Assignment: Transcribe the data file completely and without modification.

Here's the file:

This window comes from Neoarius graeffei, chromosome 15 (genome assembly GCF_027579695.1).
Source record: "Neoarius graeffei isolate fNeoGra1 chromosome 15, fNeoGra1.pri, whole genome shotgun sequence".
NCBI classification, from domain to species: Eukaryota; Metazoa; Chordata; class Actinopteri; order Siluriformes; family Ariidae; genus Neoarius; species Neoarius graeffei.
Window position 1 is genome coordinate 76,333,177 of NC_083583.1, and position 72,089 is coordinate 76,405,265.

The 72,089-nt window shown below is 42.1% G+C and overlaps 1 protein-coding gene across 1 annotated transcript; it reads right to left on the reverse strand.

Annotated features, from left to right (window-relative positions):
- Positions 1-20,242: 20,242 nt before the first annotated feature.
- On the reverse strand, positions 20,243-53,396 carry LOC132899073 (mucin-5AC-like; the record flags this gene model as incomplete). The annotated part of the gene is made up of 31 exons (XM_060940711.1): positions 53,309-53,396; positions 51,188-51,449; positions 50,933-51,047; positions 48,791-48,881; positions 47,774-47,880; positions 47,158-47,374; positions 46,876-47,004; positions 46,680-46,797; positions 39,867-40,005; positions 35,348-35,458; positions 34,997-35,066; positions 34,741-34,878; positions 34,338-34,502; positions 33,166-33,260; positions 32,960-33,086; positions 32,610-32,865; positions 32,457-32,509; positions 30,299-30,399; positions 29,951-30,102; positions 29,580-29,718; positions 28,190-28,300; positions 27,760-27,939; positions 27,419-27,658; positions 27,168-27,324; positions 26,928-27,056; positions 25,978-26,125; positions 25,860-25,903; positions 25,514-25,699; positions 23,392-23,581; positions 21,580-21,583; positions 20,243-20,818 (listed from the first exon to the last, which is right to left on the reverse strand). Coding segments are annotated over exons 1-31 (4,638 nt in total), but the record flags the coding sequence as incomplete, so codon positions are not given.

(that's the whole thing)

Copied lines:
This window comes from Neoarius graeffei, chromosome 15 (genome assembly GCF_027579695.1).
Source record: "Neoarius graeffei isolate fNeoGra1 chromosome 15, fNeoGra1.pri, whole genome shotgun sequence".
NCBI classification, from domain to species: Eukaryota; Metazoa; Chordata; class Actinopteri; order Siluriformes; family Ariidae; genus Neoarius; species Neoarius graeffei.
Window position 1 is genome coordinate 76,333,177 of NC_083583.1, and position 72,089 is coordinate 76,405,265.

The 72,089-nt window shown below is 42.1% G+C and overlaps 1 protein-coding gene across 1 annotated transcript; it reads right to left on the reverse strand.

Annotated features, from left to right (window-relative positions):
- Positions 1-20,242: 20,242 nt before the first annotated feature.
- On the reverse strand, positions 20,243-53,396 carry LOC132899073 (mucin-5AC-like; the record flags this gene model as incomplete). The annotated part of the gene is made up of 31 exons (XM_060940711.1): positions 53,309-53,396; positions 51,188-51,449; positions 50,933-51,047; positions 48,791-48,881; positions 47,774-47,880; positions 47,158-47,374; positions 46,876-47,004; positions 46,680-46,797; positions 39,867-40,005; positions 35,348-35,458; positions 34,997-35,066; positions 34,741-34,878; positions 34,338-34,502; positions 33,166-33,260; positions 32,960-33,086; positions 32,610-32,865; positions 32,457-32,509; positions 30,299-30,399; positions 29,951-30,102; positions 29,580-29,718; positions 28,190-28,300; positions 27,760-27,939; positions 27,419-27,658; positions 27,168-27,324; positions 26,928-27,056; positions 25,978-26,125; positions 25,860-25,903; positions 25,514-25,699; positions 23,392-23,581; positions 21,580-21,583; positions 20,243-20,818 (listed from the first exon to the last, which is right to left on the reverse strand). Coding segments are annotated over exons 1-31 (4,638 nt in total), but the record flags the coding sequence as incomplete, so codon positions are not given.